‘Life and soul, Old Dai,’ they said down in the village. ‘Life and soul.’
Old Dai always said funny things. Funny things like, ‘You know what they say – what doesn’t kill you has got the wrong address!’ and everyone laughed, raucously. ‘Life and soul, Old Dai.’
Old Dai was my grandad. I was nearly nine-years old at his side in his front garden when he called out to the stranger – ‘You be careful, that’s proper Welsh weather up there on that mountain. You can die up there.’ I liked copying what he did. We were weeding. ‘They spread otherwise. Like weeds!’ he told me, and he laughed at what he’d said.
Living in his traditional stone cottage at the foot of the mountain all his life, my grandad saw the mountain as his own, and himself as the mountain’s guardian. There were rumours that grandad had been born on the mountainside, arriving unexpectedly early as his mother searched for stray sheep. He didn’t didn’t deny it. And he was right, people did die up there.
The stranger simply grinned and continued on his way, and before he disappeared into the distance up the rough narrow trail that led to the top of the mountain, he turned and waved to us in a casual, friendly fashion, and grandad said to me – ‘Seriously though, boy, the mountain can kill you. They don’t learn.’ And he winked at me, in that matey way people liked.
An hour later, after orange squash and digestive biscuits carried out in his pockets from the kitchen, grandad said to me – ‘I’ve got a quick job to do – won’t take long. You just carry on getting those weeds out by there. Remember how I showed you, so they never come back: above is the life, below is the soul? Get rid, boy, get rid. Remember that, because one day you’ll have to take over from me. Good lad!’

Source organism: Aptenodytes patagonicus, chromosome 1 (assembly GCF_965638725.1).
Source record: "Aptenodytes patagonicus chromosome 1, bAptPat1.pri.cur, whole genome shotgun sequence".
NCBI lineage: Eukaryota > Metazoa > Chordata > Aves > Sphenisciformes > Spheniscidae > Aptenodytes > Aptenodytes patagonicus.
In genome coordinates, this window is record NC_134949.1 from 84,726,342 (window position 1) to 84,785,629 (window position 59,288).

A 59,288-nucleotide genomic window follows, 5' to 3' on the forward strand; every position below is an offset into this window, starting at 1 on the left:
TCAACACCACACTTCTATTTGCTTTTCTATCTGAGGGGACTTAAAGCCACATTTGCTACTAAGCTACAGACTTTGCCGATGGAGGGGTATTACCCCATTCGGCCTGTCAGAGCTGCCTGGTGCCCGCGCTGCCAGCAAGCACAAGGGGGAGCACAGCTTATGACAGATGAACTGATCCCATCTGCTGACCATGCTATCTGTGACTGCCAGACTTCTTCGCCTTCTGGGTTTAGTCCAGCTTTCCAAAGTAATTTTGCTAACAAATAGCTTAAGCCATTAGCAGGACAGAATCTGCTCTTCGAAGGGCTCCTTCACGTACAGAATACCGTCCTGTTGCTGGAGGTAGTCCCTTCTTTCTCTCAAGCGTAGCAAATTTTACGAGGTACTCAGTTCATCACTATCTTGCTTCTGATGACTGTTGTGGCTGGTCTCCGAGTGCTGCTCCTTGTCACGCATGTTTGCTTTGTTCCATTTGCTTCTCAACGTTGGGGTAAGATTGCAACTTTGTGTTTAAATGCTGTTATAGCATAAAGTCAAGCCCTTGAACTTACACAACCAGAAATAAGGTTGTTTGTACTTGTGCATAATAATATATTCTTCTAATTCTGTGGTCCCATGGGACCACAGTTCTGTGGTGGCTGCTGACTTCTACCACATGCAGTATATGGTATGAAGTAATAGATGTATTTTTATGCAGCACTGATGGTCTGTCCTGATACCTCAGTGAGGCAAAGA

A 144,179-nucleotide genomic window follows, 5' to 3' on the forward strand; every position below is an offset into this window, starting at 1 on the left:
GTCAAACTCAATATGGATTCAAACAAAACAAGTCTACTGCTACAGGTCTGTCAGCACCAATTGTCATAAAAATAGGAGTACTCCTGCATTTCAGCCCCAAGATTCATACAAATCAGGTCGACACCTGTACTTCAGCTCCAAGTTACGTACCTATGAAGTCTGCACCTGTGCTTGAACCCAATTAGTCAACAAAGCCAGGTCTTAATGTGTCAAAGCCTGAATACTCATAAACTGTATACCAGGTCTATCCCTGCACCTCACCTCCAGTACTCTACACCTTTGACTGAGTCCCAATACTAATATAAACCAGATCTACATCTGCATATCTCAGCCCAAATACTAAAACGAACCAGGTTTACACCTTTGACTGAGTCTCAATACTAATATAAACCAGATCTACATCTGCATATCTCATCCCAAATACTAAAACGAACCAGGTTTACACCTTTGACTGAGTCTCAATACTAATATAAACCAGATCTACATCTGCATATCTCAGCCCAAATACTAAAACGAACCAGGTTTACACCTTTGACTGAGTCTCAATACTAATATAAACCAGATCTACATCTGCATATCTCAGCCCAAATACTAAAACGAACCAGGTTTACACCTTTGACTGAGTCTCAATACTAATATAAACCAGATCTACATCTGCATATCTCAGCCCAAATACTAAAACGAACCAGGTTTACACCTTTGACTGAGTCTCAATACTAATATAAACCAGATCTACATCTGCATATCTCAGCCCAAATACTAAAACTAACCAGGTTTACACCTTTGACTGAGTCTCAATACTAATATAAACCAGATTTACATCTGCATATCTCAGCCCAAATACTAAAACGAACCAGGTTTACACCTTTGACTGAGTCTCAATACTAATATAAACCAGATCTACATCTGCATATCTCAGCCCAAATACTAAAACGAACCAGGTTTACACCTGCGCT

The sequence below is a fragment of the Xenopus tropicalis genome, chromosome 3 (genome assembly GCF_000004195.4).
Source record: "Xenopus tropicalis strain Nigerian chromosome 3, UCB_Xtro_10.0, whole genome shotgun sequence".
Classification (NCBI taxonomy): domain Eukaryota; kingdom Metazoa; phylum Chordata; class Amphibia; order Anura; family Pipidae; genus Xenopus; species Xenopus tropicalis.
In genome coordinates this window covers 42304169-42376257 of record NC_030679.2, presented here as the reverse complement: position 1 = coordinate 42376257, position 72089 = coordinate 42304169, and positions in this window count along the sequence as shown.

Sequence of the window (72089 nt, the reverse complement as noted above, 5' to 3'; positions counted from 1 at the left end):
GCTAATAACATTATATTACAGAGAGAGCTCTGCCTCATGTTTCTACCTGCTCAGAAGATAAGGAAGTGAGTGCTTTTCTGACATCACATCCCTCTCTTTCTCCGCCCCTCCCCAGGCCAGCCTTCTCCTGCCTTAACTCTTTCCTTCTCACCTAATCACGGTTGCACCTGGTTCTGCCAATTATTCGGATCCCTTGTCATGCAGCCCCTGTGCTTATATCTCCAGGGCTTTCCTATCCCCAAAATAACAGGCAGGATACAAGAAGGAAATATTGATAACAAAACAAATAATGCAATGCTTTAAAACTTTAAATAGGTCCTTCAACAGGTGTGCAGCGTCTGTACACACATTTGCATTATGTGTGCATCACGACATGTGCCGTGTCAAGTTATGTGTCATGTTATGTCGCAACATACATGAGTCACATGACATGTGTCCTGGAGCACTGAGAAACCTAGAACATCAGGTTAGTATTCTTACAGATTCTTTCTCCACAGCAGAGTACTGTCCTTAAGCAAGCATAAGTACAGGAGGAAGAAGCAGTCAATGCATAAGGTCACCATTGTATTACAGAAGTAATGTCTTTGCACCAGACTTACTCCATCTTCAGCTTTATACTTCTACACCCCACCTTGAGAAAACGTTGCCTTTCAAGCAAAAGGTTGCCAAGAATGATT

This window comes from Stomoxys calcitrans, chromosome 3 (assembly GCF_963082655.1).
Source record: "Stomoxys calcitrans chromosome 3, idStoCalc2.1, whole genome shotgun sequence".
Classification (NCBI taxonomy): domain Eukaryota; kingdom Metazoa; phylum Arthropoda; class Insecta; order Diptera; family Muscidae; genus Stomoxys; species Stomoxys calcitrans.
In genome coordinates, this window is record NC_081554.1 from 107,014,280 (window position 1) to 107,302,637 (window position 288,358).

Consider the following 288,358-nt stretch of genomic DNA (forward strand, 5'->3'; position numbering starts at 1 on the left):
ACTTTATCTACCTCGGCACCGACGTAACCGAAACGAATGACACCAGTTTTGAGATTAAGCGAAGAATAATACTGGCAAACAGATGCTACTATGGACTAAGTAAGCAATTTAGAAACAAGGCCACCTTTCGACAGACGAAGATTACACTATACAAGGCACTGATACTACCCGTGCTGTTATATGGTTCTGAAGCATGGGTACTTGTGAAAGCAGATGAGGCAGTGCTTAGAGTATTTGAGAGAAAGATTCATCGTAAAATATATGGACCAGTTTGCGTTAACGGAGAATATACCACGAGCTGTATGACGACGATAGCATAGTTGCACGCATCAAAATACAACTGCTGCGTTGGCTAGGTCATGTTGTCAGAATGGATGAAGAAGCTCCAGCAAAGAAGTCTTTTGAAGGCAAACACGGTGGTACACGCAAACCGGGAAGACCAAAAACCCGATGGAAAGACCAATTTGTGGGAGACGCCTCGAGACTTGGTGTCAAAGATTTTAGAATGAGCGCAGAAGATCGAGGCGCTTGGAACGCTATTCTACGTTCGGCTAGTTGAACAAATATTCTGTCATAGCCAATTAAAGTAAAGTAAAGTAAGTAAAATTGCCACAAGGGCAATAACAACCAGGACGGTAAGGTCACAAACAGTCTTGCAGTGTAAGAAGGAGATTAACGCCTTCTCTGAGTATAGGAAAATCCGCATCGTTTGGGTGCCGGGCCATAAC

I watched him as he walked out of the garden gate, setting off with his determined loping stride eating up the steep mountain track. I grabbed a weed exactly how he’d shown me to, pulling and twisting at the same time in one quick violent movement so its roots came out with it and it could never ever come back, never spread, and at that moment I knew it wasn’t the mountain that killed people.
Tim Goldstone has roamed widely, and currently lives in Wales between the mountains and the sea. Publishedin numerous anthologies and magazines, from Anti-Heroin Chic to 11 Mag Berlin, from The Daily Drunk to The Speculative Book; with material forthcoming in Tír na nÓg, Provenance, The Mambo Academy of Kitty Wang, among others. Prose sequence read on stage at The Hay Festival. Poetry recently presented on Digging for Wales.Twitter@muddygold